With the new school and college year under way, it’s time to focus on the new ‘back-to-school’ offerings in the laptop market. The mid-range and mainstream laptop segments these days offer a good mix of features and performance and you can find various form factors as well to suit your working style.
Today, we’ll be testing Asus’ newly launched VivoBook Max X541UA, which is a mainstream laptop targeted at students or anyone looking to buy a budget laptop for general work. With a large display and a full-sized keyboard at hand, let’s see if the new VivoBook Max makes for a worthy contender.
Given its mainstream target, the body of the X541UA is mostly plastic. The fit and finish are decent, but the quality could have been better. Take the lid for example, which flexes very easily and isn’t very thick. Despite this, we didn’t see any major warping when we applied pressure on the lid, but we did notice a slight ripple at the left edge of the display when we opened and tilted the lid, which isn't a very good sign.
The lid of the Asus VivoBook Max X541UA has a textured pattern that doesn’t attract fingerprints. We have more plastic on the lower half of the laptop, but it feels more durable. The palm rest area is spacious and has a similar texture as the back of the lid. You get a full-sized keyboard but the cutouts for the chiclet keys feel a bit crude as there’s visible excess plastic. The keys themselves are well spaced and are pretty comfortable for typing. Despite the 2.3mm travel distance, they don’t feel floaty or spongy.
All the ports are placed on the left. We have one USB Type-C (USB 3.1, Gen1) port, two standard USB ports (1x USB 3.0, 1x USB 2.0), 10/100 Ethernet, VGA, HDMI and a headphone/ microphone combo socket. The SD card reader is placed on the front, just below the power and battery status LEDs, and there is a DVD writer on the right. While a Type-C port is a nice addition, there are only two full-sized USB ports, which, in our opinion, are a lot more useful for most people. The bottom is completely sealed off and the battery is not removable. There are intake vents underneath while the hot air is vented out from the vents on the left.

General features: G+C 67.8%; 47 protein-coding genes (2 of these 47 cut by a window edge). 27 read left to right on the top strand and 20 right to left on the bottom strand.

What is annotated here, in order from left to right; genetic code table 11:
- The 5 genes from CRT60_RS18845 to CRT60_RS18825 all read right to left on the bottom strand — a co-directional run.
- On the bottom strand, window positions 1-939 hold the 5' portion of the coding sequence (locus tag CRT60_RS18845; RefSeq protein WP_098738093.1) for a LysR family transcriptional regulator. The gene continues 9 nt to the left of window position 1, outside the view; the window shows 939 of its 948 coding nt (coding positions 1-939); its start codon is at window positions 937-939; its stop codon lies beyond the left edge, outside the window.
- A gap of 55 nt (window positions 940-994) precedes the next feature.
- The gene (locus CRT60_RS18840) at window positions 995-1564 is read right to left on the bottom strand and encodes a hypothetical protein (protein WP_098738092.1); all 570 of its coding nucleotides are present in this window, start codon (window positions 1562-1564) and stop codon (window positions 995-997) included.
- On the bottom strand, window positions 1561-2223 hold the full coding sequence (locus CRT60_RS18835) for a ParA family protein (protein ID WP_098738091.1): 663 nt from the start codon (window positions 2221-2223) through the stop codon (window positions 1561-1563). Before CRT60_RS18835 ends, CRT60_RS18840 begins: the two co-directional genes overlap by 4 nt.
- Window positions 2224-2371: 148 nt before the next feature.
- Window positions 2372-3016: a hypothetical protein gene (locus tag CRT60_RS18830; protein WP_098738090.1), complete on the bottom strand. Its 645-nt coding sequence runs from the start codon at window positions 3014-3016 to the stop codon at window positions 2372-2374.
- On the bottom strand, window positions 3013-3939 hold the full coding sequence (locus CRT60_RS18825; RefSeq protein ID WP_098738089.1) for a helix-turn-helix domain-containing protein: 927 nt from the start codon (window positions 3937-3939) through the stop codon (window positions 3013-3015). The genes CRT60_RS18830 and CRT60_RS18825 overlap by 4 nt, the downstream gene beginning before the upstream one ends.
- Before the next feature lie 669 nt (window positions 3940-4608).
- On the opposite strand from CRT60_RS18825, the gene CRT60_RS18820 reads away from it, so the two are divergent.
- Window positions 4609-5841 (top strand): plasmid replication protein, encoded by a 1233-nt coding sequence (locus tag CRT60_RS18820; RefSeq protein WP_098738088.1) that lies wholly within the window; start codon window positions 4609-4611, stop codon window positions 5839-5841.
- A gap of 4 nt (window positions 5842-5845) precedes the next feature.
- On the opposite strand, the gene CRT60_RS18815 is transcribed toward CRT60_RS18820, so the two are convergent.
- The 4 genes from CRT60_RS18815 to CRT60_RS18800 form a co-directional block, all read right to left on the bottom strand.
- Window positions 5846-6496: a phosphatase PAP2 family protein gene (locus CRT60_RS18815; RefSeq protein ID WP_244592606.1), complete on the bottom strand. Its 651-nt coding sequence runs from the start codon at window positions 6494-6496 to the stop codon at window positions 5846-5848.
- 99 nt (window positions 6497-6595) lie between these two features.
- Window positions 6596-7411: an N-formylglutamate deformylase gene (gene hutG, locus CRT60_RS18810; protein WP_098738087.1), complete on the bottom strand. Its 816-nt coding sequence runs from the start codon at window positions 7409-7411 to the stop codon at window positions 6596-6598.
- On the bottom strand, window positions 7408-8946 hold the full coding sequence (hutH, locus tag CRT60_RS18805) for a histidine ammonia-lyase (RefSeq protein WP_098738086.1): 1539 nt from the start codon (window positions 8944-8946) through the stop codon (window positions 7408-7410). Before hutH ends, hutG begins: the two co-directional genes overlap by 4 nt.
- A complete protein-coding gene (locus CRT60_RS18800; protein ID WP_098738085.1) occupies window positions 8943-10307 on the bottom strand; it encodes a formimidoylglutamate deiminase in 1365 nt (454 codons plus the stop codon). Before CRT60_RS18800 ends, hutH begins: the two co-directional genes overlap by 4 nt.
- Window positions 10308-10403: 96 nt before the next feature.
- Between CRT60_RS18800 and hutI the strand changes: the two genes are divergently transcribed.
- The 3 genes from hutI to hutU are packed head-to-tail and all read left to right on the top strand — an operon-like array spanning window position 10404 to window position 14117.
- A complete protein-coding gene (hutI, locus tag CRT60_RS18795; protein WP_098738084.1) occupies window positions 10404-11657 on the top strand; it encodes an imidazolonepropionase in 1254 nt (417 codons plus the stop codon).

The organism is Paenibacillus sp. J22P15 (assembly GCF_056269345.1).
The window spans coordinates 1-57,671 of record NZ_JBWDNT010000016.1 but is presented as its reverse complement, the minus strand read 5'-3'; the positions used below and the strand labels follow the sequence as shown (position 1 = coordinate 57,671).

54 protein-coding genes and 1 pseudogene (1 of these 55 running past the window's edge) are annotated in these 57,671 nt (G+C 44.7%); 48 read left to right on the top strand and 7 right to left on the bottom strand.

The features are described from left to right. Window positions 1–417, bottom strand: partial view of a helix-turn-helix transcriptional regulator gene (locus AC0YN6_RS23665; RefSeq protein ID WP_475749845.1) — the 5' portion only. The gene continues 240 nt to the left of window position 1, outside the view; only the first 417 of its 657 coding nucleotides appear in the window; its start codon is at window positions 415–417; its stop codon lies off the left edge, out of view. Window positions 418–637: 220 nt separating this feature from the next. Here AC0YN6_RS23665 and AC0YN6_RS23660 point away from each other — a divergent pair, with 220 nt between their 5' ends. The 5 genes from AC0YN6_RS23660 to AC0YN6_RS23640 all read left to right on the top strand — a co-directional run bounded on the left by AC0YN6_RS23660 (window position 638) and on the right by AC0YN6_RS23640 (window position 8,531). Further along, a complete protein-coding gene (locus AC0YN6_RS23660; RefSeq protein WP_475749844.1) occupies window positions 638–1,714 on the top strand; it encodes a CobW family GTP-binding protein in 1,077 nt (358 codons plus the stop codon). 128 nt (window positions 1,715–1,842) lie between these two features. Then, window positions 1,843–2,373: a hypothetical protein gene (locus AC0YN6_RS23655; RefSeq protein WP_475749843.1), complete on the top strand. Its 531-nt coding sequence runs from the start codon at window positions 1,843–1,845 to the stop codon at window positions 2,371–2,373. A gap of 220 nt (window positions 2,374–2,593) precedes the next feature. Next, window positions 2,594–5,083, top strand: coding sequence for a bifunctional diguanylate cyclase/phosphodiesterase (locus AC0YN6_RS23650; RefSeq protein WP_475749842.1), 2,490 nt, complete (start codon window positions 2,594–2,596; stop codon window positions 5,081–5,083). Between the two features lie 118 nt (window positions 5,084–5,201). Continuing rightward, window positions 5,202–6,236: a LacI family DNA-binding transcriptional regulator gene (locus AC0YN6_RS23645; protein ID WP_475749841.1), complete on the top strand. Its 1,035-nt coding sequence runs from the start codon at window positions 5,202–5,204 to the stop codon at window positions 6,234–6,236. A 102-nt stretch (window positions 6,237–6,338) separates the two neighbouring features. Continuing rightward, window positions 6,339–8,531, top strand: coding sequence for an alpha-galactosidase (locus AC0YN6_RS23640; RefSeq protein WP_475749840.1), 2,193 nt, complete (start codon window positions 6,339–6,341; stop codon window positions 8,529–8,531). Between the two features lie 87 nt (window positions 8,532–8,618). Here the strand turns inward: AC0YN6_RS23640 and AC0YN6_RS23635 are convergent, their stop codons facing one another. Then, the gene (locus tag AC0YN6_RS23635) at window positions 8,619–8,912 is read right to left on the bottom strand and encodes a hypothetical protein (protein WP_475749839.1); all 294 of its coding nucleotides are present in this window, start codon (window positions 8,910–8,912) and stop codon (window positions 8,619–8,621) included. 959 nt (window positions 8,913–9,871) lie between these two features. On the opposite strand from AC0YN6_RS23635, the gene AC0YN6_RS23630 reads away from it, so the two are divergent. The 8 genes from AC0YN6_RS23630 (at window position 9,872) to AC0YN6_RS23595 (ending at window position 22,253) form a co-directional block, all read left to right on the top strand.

The Asus VivoBook Max X541UA comes with a full-HD resolution screen, which we appreciate, as more often than not we have to settle with a 1366x768 display at this price point. With a 15.6-inch screen size, text and icons are a lot less jagged, which makes reading a lot better. However, colours and viewing angles range from average to quite poor. This anti-glare panel produces slightly pale colours and there’s visible banding across gradients, even with high-resolution 4K video files. Vertical and horizontal viewing angles are also very narrow, so if you’re not sitting dead centre with the lid tilted to the optimal position, you’re going to see distorted colours. Even with the Asus Splendid screen tuning software, we couldn’t improve this. It’s also important to note that the display only supports 45 percent of the NTSC colour gamut so this is not the best tool for photo editing or any other colour-sensitive work.
Physically, the VivoBook Max X541UA is like any other mainstream laptop. The nearly-all-plastic construction doesn’t give you any sense of premiumness. Like most 15.6-inch laptops, it is a bit on the heavier side at 1.9kg and a thick too at 27.6mm. We also would have liked better spacing between the USB ports as you could run into an issue with thicker devices or dongles.
The VivoBook Max is powered by Intel’s Core i3-7100U CPU, which is based on the Kaby Lake architecture. This is a dual-core CPU with a maximum frequency of 2.4GHz and HyperThreading. Along with this, we have a single 4GB stick of DDR4 RAM and a 1TB 2.5-inch mechanical hard drive. Graphics duties are handled by the CPU’s onboard HD Graphics 620 capabilities. Since this is a low-end CPU, we didn’t encounter any overheating and the exhaust fan ran silently. However, the vibration of the hard drive can be felt across the palm rest area and the keyboard, which is quite distracting when you’re trying to type. The hard drive in our unit also made an annoying intermittent ‘ticking’ sound, which was faintly audible even when the drive was idle.